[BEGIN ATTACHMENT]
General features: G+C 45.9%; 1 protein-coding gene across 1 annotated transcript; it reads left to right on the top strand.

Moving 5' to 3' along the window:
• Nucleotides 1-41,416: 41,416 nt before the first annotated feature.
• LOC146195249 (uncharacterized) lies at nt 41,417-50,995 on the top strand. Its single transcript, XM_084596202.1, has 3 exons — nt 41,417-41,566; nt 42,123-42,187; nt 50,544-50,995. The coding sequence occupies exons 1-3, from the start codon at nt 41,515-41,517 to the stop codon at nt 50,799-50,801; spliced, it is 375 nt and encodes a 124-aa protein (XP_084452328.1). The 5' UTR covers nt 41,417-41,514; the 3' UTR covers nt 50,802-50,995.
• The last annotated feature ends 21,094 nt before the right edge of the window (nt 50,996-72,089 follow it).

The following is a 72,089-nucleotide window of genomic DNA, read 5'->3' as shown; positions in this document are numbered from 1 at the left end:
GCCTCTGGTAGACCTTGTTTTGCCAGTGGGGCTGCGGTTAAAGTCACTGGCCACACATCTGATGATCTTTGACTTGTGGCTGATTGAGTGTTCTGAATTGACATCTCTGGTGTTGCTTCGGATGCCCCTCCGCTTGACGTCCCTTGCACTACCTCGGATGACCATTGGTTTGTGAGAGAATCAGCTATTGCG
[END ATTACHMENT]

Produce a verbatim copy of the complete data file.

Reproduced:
General features: G+C 45.9%; 1 protein-coding gene across 1 annotated transcript; it reads left to right on the top strand.

Moving 5' to 3' along the window:
• Nucleotides 1-41,416: 41,416 nt before the first annotated feature.
• LOC146195249 (uncharacterized) lies at nt 41,417-50,995 on the top strand. Its single transcript, XM_084596202.1, has 3 exons — nt 41,417-41,566; nt 42,123-42,187; nt 50,544-50,995. The coding sequence occupies exons 1-3, from the start codon at nt 41,515-41,517 to the stop codon at nt 50,799-50,801; spliced, it is 375 nt and encodes a 124-aa protein (XP_084452328.1). The 5' UTR covers nt 41,417-41,514; the 3' UTR covers nt 50,802-50,995.
• The last annotated feature ends 21,094 nt before the right edge of the window (nt 50,996-72,089 follow it).

The following is a 72,089-nucleotide window of genomic DNA, read 5'->3' as shown; positions in this document are numbered from 1 at the left end:
GCCTCTGGTAGACCTTGTTTTGCCAGTGGGGCTGCGGTTAAAGTCACTGGCCACACATCTGATGATCTTTGACTTGTGGCTGATTGAGTGTTCTGAATTGACATCTCTGGTGTTGCTTCGGATGCCCCTCCGCTTGACGTCCCTTGCACTACCTCGGATGACCATTGGTTTGTGAGAGAATCAGCTATTGCG